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New French President Sees Popularity Crash

Just a few months ago, supporters rallied in the streets for the election of Francois Hollande. Now, some of the same people are protesting against the French president. Leftist parties and unions organized this anti-austerity protest in September.
Bertrand Langlois
AFP/Getty Images
Just a few months ago, supporters rallied in the streets for the election of Francois Hollande. Now, some of the same people are protesting against the French president. Leftist parties and unions organized this anti-austerity protest in September.

Just five months after electing President Francois Hollande, many French are now despairing that he cannot deliver on the vision they voted for. What's worse, some wonder if Hollande has a plan at all.

The new president's ratings have plummeted, and his once-lauded "steady approach" is now perceived as dithering.

Protesters shouting "Resistance!" in the streets of Paris this month included people who voted for him and now feel betrayed. They were demonstrating against the European fiscal treaty, approved this week by the Socialist-dominated French parliament.

On the campaign trail, Hollande promised to renegotiate the austerity treaty to add a growth component. Protesters here say he didn't change one comma of it.

Hollande insists the country must cut spending and reduce its deficit. Those are the same goals as the unpopular president they voted out of office, says 18-year-old Virgil LeBlanc.

"The French voted just a few months ago to change the direction the country was heading," he says. "But our efforts were obviously pointless because Hollande is pushing the country toward austerity just like Nicolas Sarkozy."

The headline of a leading news magazine, L'Express, reads: "Look Who's Been Cuckolded By Hollande."

First among them, it says, are civil servants. One of Hollande's main campaign promises was to hire tens of thousands of new teachers and police officers.

What he didn't say was that he would shrink the size of other ministries to do so. Granted, keeping campaign promises in the middle of a Europe-wide recession and debt crisis was never going to be easy.

Anger On The Left

French steel workers welded themselves inside a plant slated to be closed, and auto unions set off fireworks as they tried to storm the Paris Motor Show this week.

Peugeot Citroen worker Alain Blazzard says it's outrageous that the company plans to close a major plant and lay off 8,000 workers, and that Hollande is doing nothing about it.

"Peugeot decided to pay out 6 billion euros in dividends to stockholders over the last decade instead of investing in new markets to develop the company. And now we, the ones who actually make the cars, are paying for it," Blazzard says.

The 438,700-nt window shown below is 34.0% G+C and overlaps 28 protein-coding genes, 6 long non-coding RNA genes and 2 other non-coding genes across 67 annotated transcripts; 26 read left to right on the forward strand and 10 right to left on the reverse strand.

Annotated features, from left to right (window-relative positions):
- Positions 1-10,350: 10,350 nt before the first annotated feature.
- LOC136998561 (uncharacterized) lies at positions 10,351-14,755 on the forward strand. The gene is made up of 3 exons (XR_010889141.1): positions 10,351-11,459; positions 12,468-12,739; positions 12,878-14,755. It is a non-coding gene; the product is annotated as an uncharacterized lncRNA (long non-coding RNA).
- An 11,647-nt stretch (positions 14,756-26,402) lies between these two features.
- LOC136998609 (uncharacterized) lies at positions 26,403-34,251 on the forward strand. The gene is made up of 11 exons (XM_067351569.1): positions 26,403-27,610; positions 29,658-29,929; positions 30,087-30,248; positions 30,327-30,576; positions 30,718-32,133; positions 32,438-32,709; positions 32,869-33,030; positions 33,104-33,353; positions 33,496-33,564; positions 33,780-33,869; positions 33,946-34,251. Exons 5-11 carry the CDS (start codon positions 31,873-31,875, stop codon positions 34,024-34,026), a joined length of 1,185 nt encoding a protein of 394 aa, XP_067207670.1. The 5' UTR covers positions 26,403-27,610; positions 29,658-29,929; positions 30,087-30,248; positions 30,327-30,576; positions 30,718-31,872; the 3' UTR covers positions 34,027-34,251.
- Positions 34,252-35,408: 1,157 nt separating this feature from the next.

The anger against Hollande is not just over the economy. Ecologists are furious after a member of his government called nuclear power an industry of the future, contrary to Hollande's campaign promise to reduce it. And Hollande has taken flack for his inaction on the world stage.

Even flamboyant leftist philosopher Bernard-Henri Levy has piled on. After helping to convince Sarkozy to bomb Libya's Moammar Gadhafi, Levy says he's deeply disappointed that Hollande has done nothing about Syria's President Bashar Assad.

In just five months, Hollande's approval ratings have dropped from 61 percent to 40 percent — a record plunge for a first-term president. And a poll out this week shows that more French people would rather see Sarkozy back in office.

Jumping Through Hoops

It's not just voters on the far left who are disappointed by Hollande. The cafe scene in the Bastille neighborhood of Paris is a favorite hangout of well-heeled Socialists, known as "Gauche Caviar."

These upper-middle-class supporters of Hollande aren't thrilled to see their taxes going up, but it's more a feeling that nothing is happening, says consultant Monique Desgouttes.

"Hollande's big mistake was to cast himself as the opposite of Nicolas Sarkozy in every way. Because now people are saying he doesn't even have a plan and it was better before when there was at least energy and action," Desgouttes says.

Hollande's slogan — a "normal president" — was once a positive that placed him in contrast with the frenzied Sarkozy. Now it has become a badge of mediocrity. But Desgouttes believes the French need to give Hollande more time to prove himself.

After all, she says, running a country is not some sort of theatrical show. And a president shouldn't have to do a trapeze act every day to prove himself.

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Eleanor Beardsley began reporting from France for NPR in 2004 as a freelance journalist, following all aspects of French society, politics, economics, culture and gastronomy. Since then, she has steadily worked her way to becoming an integral part of the NPR Europe reporting team.
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